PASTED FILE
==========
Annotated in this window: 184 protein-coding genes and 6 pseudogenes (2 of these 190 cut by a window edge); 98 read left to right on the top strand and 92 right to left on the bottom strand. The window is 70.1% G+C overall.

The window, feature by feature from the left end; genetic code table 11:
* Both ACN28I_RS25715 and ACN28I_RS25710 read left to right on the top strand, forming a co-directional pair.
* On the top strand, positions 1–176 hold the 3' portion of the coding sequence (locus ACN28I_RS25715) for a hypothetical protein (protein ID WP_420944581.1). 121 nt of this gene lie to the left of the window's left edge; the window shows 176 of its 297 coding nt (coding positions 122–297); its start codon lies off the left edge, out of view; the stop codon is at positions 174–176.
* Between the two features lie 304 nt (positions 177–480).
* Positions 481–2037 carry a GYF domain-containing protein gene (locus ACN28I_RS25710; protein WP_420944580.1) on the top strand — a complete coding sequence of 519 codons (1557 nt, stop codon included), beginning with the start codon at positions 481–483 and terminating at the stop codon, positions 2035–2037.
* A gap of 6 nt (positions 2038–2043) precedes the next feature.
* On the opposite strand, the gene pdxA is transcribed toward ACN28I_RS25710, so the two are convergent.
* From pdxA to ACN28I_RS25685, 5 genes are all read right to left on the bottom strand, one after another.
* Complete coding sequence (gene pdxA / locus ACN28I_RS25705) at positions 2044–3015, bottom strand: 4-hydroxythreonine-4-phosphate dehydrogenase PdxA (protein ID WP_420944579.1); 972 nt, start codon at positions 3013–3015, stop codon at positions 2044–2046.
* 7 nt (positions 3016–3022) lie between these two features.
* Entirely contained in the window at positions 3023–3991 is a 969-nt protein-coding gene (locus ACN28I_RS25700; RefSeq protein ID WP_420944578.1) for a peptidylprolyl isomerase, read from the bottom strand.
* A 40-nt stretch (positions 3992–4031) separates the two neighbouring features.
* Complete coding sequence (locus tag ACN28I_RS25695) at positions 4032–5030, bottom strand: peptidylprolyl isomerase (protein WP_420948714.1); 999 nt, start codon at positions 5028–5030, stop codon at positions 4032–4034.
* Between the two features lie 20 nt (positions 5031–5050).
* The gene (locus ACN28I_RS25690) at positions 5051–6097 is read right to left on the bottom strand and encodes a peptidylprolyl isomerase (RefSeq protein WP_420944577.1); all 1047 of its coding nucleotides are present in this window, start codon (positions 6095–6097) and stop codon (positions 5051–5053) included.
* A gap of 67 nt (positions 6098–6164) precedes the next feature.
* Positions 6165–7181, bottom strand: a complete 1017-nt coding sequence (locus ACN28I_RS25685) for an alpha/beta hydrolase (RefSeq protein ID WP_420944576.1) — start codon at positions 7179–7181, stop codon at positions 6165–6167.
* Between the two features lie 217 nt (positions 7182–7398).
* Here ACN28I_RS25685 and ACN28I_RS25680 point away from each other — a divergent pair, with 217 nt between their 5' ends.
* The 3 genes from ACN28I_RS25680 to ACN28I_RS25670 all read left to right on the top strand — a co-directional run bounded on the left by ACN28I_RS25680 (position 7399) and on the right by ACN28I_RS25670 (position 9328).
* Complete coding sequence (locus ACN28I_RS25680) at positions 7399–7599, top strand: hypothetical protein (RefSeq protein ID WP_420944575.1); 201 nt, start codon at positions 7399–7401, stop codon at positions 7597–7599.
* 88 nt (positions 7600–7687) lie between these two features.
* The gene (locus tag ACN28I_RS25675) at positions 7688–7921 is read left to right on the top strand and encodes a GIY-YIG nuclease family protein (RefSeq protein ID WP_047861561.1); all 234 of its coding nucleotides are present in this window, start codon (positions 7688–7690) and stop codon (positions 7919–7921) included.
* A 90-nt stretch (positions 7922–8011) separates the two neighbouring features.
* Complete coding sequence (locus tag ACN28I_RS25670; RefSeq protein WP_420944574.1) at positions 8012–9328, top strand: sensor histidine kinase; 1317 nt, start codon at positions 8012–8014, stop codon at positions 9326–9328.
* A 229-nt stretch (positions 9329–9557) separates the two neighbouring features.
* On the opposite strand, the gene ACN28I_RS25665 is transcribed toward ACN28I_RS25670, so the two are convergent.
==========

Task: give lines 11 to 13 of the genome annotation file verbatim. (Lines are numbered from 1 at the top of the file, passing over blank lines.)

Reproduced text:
* 7 nt (positions 3016–3022) lie between these two features.
* Entirely contained in the window at positions 3023–3991 is a 969-nt protein-coding gene (locus ACN28I_RS25700; RefSeq protein ID WP_420944578.1) for a peptidylprolyl isomerase, read from the bottom strand.
* A 40-nt stretch (positions 3992–4031) separates the two neighbouring features.